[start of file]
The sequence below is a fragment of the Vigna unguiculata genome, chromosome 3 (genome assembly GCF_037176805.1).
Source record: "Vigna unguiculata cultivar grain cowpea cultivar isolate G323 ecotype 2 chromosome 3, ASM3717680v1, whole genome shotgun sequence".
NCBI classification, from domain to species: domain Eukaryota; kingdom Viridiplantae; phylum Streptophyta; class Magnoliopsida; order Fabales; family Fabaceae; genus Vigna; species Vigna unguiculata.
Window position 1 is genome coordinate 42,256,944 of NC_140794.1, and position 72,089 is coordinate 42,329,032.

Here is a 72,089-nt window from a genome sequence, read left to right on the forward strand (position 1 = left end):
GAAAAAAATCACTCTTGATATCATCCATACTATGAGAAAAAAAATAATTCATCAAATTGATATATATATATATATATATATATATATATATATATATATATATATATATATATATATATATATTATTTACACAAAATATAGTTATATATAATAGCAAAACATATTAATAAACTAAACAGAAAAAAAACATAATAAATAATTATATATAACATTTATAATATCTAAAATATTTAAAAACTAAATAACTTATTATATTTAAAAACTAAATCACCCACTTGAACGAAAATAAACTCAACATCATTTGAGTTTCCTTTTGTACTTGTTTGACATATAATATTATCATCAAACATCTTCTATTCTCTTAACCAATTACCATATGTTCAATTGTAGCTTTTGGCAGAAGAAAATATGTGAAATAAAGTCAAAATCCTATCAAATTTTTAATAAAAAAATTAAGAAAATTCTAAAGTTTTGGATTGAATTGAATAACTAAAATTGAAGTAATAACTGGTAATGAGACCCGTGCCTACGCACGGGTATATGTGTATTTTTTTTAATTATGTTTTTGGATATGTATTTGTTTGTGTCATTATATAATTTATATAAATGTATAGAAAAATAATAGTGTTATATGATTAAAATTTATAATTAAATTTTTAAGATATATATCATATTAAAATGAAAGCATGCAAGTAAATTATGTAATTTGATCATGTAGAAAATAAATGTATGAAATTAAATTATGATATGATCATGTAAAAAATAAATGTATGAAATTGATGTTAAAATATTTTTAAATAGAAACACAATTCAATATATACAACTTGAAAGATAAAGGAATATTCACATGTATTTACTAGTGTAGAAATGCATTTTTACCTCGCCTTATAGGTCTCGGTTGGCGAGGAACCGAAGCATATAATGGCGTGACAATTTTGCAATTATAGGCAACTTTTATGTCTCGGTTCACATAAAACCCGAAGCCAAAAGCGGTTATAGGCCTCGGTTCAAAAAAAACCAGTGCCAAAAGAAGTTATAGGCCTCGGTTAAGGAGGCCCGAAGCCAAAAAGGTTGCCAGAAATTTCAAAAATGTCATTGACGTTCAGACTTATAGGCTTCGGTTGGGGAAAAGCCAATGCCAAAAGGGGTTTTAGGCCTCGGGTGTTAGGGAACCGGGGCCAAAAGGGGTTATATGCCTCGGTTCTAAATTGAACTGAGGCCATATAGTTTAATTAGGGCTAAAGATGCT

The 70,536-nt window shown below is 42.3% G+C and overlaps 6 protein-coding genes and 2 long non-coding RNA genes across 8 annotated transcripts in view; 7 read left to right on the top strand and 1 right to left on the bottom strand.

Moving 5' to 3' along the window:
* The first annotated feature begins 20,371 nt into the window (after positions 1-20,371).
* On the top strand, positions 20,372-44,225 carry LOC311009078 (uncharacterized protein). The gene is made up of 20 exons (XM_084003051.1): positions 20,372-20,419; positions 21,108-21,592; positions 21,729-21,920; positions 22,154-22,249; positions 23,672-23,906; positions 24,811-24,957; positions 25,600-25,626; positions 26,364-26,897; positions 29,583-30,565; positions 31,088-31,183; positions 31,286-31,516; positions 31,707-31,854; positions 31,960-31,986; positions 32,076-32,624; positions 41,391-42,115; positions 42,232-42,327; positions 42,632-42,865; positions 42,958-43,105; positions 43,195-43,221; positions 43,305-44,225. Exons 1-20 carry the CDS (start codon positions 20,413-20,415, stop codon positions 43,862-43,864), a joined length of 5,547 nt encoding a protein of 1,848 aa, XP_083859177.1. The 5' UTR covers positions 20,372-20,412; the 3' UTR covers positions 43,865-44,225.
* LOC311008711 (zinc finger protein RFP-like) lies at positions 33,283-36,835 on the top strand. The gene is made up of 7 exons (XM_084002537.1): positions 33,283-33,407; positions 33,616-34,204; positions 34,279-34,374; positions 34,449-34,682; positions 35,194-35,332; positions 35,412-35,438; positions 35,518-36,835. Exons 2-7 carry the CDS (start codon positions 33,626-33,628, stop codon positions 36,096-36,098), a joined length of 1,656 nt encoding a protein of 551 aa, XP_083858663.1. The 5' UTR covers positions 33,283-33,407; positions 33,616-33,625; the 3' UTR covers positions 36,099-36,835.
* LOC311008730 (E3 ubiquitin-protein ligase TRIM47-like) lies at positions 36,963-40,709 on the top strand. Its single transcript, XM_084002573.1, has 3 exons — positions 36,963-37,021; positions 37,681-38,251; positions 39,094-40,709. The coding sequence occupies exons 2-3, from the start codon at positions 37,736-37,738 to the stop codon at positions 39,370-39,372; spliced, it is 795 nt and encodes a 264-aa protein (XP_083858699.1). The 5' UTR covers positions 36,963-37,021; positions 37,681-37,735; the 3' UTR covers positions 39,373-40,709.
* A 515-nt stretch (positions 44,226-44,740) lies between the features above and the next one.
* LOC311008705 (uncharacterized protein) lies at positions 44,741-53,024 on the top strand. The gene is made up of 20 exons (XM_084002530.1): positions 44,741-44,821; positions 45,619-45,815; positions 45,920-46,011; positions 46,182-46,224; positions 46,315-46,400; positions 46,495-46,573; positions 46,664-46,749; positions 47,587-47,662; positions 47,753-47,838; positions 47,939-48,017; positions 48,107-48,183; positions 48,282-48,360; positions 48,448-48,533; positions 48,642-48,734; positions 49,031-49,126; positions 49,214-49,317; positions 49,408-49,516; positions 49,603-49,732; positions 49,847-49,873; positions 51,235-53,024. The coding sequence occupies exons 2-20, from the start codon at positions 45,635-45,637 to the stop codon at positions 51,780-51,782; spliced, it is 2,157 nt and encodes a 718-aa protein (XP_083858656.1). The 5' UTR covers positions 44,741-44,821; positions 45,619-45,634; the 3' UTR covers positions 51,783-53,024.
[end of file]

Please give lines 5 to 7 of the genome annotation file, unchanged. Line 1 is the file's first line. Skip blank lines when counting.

Here is a 72,089-nt window from a genome sequence, read left to right on the forward strand (position 1 = left end):
GAAAAAAATCACTCTTGATATCATCCATACTATGAGAAAAAAAATAATTCATCAAATTGATATATATATATATATATATATATATATATATATATATATATATATATATATATATATATATATTATTTACACAAAATATAGTTATATATAATAGCAAAACATATTAATAAACTAAACAGAAAAAAAACATAATAAATAATTATATATAACATTTATAATATCTAAAATATTTAAAAACTAAATAACTTATTATATTTAAAAACTAAATCACCCACTTGAACGAAAATAAACTCAACATCATTTGAGTTTCCTTTTGTACTTGTTTGACATATAATATTATCATCAAACATCTTCTATTCTCTTAACCAATTACCATATGTTCAATTGTAGCTTTTGGCAGAAGAAAATATGTGAAATAAAGTCAAAATCCTATCAAATTTTTAATAAAAAAATTAAGAAAATTCTAAAGTTTTGGATTGAATTGAATAACTAAAATTGAAGTAATAACTGGTAATGAGACCCGTGCCTACGCACGGGTATATGTGTATTTTTTTTAATTATGTTTTTGGATATGTATTTGTTTGTGTCATTATATAATTTATATAAATGTATAGAAAAATAATAGTGTTATATGATTAAAATTTATAATTAAATTTTTAAGATATATATCATATTAAAATGAAAGCATGCAAGTAAATTATGTAATTTGATCATGTAGAAAATAAATGTATGAAATTAAATTATGATATGATCATGTAAAAAATAAATGTATGAAATTGATGTTAAAATATTTTTAAATAGAAACACAATTCAATATATACAACTTGAAAGATAAAGGAATATTCACATGTATTTACTAGTGTAGAAATGCATTTTTACCTCGCCTTATAGGTCTCGGTTGGCGAGGAACCGAAGCATATAATGGCGTGACAATTTTGCAATTATAGGCAACTTTTATGTCTCGGTTCACATAAAACCCGAAGCCAAAAGCGGTTATAGGCCTCGGTTCAAAAAAAACCAGTGCCAAAAGAAGTTATAGGCCTCGGTTAAGGAGGCCCGAAGCCAAAAAGGTTGCCAGAAATTTCAAAAATGTCATTGACGTTCAGACTTATAGGCTTCGGTTGGGGAAAAGCCAATGCCAAAAGGGGTTTTAGGCCTCGGGTGTTAGGGAACCGGGGCCAAAAGGGGTTATATGCCTCGGTTCTAAATTGAACTGAGGCCATATAGTTTAATTAGGGCTAAAGATGCT

The 70,536-nt window shown below is 42.3% G+C and overlaps 6 protein-coding genes and 2 long non-coding RNA genes across 8 annotated transcripts in view; 7 read left to right on the top strand and 1 right to left on the bottom strand.